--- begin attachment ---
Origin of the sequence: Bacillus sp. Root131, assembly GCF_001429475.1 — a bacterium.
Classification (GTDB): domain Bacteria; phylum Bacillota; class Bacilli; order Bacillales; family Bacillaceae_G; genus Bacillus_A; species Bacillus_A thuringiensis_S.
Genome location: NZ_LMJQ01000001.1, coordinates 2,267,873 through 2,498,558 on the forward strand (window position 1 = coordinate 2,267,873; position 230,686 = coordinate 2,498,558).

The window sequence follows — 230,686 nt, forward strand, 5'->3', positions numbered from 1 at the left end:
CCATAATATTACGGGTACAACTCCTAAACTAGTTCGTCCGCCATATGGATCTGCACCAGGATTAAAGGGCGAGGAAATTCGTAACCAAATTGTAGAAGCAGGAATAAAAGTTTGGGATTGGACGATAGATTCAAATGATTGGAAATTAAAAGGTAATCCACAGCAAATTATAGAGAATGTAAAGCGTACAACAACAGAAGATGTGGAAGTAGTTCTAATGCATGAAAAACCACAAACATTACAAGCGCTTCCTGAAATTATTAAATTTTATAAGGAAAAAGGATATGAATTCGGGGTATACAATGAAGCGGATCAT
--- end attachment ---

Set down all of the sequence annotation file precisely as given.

Origin of the sequence: Bacillus sp. Root131, assembly GCF_001429475.1 — a bacterium.
Classification (GTDB): domain Bacteria; phylum Bacillota; class Bacilli; order Bacillales; family Bacillaceae_G; genus Bacillus_A; species Bacillus_A thuringiensis_S.
Genome location: NZ_LMJQ01000001.1, coordinates 2,267,873 through 2,498,558 on the forward strand (window position 1 = coordinate 2,267,873; position 230,686 = coordinate 2,498,558).

The window sequence follows — 230,686 nt, forward strand, 5'->3', positions numbered from 1 at the left end:
CCATAATATTACGGGTACAACTCCTAAACTAGTTCGTCCGCCATATGGATCTGCACCAGGATTAAAGGGCGAGGAAATTCGTAACCAAATTGTAGAAGCAGGAATAAAAGTTTGGGATTGGACGATAGATTCAAATGATTGGAAATTAAAAGGTAATCCACAGCAAATTATAGAGAATGTAAAGCGTACAACAACAGAAGATGTGGAAGTAGTTCTAATGCATGAAAAACCACAAACATTACAAGCGCTTCCTGAAATTATTAAATTTTATAAGGAAAAAGGATATGAATTCGGGGTATACAATGAAGCGGATCAT